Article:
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Image of a woman with a cold

How to prevent a cold or lessen the symptoms

There’s no guarantee you’ll get through winter without catching a cold but there are ways you can make yourself less susceptible. If you do get ill, we’ve got some top-tips for lessening the symptoms of a lurgy, too.

Eat a Mediterranean-style diet

If your immune system is weakened by lifestyle factors like ageing, lack of sleep, stress or smoking, you're much more likely to get ill. To counteract this, aim to eat a varied Mediterranean-style diet that includes wholegrains, beans, fruit, vegetables, seafood, olive oil, onions and garlic.

Top-up on... iron

Lean meat is an important source of iron which is needed for immune cells to fight infections, so make sure that's a part of your diet, too. If you follow a plant-based diet, iron is found in dark-green leaves, whole grains, pulses and dried fruit.

Top-up on... vitamin D

Foods fortified with vitamin D will support winter immunity when you're unable to make vitamin D in your skin (although a vitamin D supplement is also needed). Deficiencies in vitamin D could lead to a weaker immune system, making it easier for you to fall ill. 

Top up on... vitamin C

Research published in the European Journal of Clinical Nutrition shows that ensuring you're taking enough vitamin C may support the immune system in warding off colds and flu, especially in those who are stressed.1 

Top up on... vitamin B6

Each B vitamin plays an important role in the body, including B6 which is involved in amino acid metabolism, red cell production and the creation of neurotransmitters (brain chemicals).2 It also contributes to the normal function of the immune system as well as the reduction of tiredness and fatigue.3

Lifestyle changes that could stop you getting a cold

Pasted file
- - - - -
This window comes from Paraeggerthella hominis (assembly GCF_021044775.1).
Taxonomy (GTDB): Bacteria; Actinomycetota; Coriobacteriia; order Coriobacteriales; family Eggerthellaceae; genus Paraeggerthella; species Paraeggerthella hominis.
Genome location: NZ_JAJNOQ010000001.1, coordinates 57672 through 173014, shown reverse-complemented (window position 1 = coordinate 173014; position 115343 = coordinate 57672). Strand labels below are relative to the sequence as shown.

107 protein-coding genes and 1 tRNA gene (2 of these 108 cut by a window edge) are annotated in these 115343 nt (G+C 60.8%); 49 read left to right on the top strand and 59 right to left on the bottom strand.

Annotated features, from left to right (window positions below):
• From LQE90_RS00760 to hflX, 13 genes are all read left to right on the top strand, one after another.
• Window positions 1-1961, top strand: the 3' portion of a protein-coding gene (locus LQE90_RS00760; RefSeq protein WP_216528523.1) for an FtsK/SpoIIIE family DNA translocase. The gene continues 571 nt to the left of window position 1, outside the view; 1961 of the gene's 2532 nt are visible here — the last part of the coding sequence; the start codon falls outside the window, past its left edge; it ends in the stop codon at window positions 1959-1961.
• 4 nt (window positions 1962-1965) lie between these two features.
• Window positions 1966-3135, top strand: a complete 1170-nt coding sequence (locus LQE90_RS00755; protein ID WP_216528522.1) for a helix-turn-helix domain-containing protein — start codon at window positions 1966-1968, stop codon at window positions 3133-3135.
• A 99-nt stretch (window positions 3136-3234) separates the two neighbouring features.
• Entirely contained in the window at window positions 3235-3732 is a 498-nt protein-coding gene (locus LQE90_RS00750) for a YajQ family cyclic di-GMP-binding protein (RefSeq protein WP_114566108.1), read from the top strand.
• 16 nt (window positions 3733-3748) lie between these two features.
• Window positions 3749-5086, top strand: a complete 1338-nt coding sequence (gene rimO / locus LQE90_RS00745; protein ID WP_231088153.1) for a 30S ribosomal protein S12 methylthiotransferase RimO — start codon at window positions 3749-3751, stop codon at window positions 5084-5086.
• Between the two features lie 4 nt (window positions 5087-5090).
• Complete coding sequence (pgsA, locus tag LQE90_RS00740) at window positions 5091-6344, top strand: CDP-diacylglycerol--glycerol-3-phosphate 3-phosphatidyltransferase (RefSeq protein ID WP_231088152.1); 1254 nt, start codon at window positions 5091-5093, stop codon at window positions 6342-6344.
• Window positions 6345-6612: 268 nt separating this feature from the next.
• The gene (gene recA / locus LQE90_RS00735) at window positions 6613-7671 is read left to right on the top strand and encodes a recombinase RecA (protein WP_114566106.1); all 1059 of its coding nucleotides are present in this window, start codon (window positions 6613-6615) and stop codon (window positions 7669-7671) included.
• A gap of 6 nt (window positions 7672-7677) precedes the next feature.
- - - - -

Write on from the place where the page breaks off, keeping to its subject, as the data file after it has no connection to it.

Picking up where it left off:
A child under six or an older adult has an un-primed immune system compared with someone in their 30s. Namely, a child's immune system hasn't fully matured and - if they've never been in contact with a certain illness before - they may not be immune to it. You can expect a child to get a cold eight or more times in a year.4


Any type of exercise - from a cycle ride to a yoga session or even a brisk walk - for at least half an hour on most days will give your immune system a boost. Be careful not to push your body too hard if you're already feeling under the weather, though, as over-exercising suppresses immunity.


Make sure to always cough into a tissue and discard afterwards and encourage your kids to do the same, as they're constantly bringing home nasty bugs from the school cafeteria or playground. Another good tip is to avoid sharing. It might be tempting but sharing cups and glasses - even with loved ones - means you'll dramatically increase your chances of catching a lurgy.

Lack of sleep

When you sleep less than the recommended seven to eight hours a night this can negatively affect your immune system. It also makes you prone to serious medical conditions such as obesity, heart disease, high blood pressure and diabetes.5 If you're struggling to get to sleep take a look at these soothing drinks that could help you settle into your slumber.


If you're constantly stressed your body will find a way to tell you. Stress hormones weaken your immune system - meaning people under chronic stress are more susceptible to viral illnesses like the flu. They also prolong your recovery time.


Smoking damages and inactivates the immune cells that fight infection, making the battle against illness that much harder. This process can be reversed if cigarettes are given up.

Nothing beats a healthy, balanced diet to provide all the nutrients we need. But when this isn't possible, supplements can help. This article isn't intended to replace medical advice. Please consult your healthcare professional before trying supplements or herbal medicines.